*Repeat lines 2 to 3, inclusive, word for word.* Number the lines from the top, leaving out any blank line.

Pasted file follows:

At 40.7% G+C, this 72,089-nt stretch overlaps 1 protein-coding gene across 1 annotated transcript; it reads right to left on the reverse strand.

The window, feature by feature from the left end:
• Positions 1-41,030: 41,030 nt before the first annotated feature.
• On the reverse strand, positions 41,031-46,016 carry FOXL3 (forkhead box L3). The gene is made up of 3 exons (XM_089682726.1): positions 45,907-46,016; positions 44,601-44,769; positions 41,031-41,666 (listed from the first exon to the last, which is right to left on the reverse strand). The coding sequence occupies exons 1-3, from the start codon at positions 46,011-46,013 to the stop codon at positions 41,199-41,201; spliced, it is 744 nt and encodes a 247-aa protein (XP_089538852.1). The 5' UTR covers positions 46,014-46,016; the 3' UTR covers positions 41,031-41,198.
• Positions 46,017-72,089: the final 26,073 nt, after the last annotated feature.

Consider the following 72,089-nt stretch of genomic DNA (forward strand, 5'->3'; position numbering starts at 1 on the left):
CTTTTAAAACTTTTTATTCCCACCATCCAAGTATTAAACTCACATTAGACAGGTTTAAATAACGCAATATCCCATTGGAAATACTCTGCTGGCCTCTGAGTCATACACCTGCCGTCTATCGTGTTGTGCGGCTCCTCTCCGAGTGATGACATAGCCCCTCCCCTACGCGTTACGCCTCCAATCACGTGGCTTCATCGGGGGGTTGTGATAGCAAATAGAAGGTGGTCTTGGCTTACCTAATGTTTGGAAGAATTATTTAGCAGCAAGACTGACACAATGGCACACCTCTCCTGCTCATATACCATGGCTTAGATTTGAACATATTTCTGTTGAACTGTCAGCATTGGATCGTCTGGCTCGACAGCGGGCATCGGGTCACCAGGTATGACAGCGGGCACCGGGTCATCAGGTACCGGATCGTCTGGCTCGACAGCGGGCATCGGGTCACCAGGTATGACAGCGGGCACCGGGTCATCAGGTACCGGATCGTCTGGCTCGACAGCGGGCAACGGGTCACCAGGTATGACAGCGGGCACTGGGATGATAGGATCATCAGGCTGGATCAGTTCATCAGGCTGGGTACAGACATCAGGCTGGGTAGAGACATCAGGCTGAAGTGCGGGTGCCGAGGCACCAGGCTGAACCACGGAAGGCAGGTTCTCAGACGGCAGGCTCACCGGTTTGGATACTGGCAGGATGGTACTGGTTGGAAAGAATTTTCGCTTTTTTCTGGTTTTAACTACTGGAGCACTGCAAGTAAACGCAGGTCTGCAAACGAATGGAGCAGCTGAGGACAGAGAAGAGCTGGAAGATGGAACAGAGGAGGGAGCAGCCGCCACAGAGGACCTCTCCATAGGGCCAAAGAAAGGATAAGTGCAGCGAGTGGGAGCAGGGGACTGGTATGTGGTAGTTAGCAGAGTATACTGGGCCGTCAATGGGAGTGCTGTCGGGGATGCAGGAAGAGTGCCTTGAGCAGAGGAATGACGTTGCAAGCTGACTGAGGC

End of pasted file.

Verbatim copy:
The window, feature by feature from the left end:
• Positions 1-41,030: 41,030 nt before the first annotated feature.